argument, and it's part of the reason we're in this stew. We're not just
a nation of factions. We're a people. We share common principles and
ideals. And we rise and fall together.
Where are the voices of leaders who can inspire us to action and make us
stand taller? What happened to the strong and resolute party of Lincoln?
What happened to the courageous, populist party of FDR and Truman? There
was a time in this country when the voices of great leaders lifted us up
and made us want to do better. Where have all the leaders gone?
The Test of a Leader
I've never been Commander in Chief, but I've been a CEO. I understand a
few things about leadership at the top. I've figured out nine points,
not ten (I don't want people accusing me of thinking I'm Moses). I call
them the "Nine Cs of Leadership." They're not fancy or complicated. Just
clear, obvious qualities that every true leader should have. We should
look at how the current administration stacks up. Like it or not, this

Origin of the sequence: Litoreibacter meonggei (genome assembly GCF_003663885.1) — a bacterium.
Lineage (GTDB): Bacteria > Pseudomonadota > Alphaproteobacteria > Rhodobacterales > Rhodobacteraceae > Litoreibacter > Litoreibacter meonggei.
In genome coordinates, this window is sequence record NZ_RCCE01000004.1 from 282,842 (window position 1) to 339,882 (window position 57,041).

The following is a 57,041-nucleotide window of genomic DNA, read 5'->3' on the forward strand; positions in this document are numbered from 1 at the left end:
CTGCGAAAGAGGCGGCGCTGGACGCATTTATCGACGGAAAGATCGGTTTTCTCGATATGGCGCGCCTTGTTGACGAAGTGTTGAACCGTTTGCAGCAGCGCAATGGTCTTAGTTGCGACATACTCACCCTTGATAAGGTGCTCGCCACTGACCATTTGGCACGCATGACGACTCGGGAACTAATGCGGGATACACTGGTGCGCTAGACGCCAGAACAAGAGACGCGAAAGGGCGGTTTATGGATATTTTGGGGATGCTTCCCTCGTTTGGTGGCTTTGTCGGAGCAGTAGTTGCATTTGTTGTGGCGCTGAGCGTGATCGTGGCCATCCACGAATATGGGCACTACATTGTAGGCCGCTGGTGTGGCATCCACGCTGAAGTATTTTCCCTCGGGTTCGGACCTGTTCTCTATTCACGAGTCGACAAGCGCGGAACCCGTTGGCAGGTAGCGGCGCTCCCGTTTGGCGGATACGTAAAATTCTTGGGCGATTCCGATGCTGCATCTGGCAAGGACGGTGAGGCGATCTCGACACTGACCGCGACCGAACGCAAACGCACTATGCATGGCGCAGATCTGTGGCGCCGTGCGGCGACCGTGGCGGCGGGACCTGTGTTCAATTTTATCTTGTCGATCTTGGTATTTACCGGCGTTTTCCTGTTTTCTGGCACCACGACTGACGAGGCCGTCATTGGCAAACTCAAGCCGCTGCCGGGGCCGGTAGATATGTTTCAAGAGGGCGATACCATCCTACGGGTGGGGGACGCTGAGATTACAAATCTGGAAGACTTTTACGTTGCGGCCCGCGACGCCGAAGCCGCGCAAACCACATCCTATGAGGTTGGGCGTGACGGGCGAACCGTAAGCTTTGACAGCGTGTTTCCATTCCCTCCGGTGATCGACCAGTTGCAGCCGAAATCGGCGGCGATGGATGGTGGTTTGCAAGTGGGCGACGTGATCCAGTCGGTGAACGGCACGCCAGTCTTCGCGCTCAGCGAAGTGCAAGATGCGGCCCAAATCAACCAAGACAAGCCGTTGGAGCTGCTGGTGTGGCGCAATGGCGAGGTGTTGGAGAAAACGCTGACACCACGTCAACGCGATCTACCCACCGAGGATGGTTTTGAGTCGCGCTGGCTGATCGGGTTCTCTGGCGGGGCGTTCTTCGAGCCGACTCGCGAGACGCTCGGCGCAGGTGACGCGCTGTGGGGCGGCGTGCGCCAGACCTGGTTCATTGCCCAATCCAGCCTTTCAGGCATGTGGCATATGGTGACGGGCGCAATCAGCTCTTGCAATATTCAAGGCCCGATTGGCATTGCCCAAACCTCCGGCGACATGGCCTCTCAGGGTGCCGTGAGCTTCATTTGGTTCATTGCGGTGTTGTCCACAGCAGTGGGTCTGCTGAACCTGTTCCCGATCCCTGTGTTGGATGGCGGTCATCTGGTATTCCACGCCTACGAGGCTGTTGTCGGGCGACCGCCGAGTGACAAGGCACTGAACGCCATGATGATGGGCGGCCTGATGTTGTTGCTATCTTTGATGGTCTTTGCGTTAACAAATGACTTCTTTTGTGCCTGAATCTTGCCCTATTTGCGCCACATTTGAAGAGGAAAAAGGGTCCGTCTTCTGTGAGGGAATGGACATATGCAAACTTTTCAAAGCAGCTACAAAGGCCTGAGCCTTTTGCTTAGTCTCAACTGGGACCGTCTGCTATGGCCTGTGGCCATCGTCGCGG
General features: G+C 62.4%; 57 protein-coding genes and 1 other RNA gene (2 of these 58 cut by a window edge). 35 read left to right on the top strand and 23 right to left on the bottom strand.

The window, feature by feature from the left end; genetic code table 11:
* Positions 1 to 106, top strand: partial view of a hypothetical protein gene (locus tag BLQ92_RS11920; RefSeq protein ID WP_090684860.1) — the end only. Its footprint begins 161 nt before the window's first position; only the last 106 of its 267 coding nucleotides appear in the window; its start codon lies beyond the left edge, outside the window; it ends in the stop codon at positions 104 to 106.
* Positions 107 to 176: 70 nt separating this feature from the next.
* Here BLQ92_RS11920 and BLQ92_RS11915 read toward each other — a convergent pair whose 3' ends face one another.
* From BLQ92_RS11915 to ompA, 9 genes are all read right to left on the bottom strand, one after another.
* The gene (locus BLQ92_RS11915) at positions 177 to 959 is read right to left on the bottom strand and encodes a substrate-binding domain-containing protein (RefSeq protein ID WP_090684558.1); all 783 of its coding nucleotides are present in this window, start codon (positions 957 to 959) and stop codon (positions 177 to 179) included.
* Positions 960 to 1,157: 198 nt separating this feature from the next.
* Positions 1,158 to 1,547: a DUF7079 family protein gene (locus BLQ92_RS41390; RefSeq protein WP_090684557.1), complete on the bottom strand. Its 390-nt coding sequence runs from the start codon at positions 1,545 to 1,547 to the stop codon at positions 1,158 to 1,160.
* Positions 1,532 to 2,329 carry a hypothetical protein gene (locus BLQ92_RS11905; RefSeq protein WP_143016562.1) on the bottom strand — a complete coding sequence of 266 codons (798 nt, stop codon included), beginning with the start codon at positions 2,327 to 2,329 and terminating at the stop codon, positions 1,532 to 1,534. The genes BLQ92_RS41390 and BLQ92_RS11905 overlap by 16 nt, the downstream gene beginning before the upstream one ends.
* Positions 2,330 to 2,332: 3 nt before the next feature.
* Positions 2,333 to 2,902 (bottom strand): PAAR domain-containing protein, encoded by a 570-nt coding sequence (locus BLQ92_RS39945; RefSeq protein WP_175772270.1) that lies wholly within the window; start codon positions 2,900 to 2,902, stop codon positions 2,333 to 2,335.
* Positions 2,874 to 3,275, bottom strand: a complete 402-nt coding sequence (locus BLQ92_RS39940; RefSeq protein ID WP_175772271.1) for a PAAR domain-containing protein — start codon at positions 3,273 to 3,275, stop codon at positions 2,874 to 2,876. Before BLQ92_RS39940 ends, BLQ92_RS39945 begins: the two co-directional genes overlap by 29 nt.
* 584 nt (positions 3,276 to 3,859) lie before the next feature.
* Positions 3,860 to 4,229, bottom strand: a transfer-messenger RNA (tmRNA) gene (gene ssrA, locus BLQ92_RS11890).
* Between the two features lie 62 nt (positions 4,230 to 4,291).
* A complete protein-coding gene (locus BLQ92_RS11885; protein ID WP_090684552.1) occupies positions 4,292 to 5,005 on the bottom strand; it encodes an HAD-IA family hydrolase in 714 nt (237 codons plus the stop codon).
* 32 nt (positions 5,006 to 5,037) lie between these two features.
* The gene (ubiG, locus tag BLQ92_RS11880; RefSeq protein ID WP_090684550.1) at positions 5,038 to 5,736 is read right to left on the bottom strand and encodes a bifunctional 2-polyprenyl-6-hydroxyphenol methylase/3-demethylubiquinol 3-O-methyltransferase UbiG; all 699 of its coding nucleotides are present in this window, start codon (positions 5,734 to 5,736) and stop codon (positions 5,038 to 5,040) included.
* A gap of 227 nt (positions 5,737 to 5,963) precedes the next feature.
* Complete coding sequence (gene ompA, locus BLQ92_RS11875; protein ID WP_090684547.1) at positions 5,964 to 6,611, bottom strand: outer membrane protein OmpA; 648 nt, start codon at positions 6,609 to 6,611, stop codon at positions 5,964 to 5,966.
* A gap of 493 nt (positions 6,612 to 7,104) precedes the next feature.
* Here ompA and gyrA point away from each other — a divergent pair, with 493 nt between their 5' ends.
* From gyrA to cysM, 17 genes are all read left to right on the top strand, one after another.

crew is going to be around until January 2009. Maybe we can learn
something before we go to the polls in 2008. Then let's be sure we use
the leadership test to screen the candidates who say they want to run
the country. It's up to us to choose wisely.
A leader has to show CURIOSITY. He has to listen to people outside of
the "Yes, sir" crowd in his inner circle. He has to read voraciously,
because the world is a big, complicated place. George W. Bush brags
about never reading a newspaper. "I just scan the headlines," he says.
Am I hearing this right? He's the President of the United States and he
never reads a newspaper? Thomas Jefferson once said, "Were it left to me
to decide whether we should have a government without newspapers, or
newspapers without a government, I should not hesitate for a moment to
prefer the latter." Bush disagrees. As long as he gets his daily hour in
the gym, with Fox News piped through the sound system, he's ready to go.
If a leader never steps outside his comfort zone to hear different
ideas, he grows stale. If he doesn't put his beliefs to the test, how
does he know he's right? The inability to listen is a form of arrogance.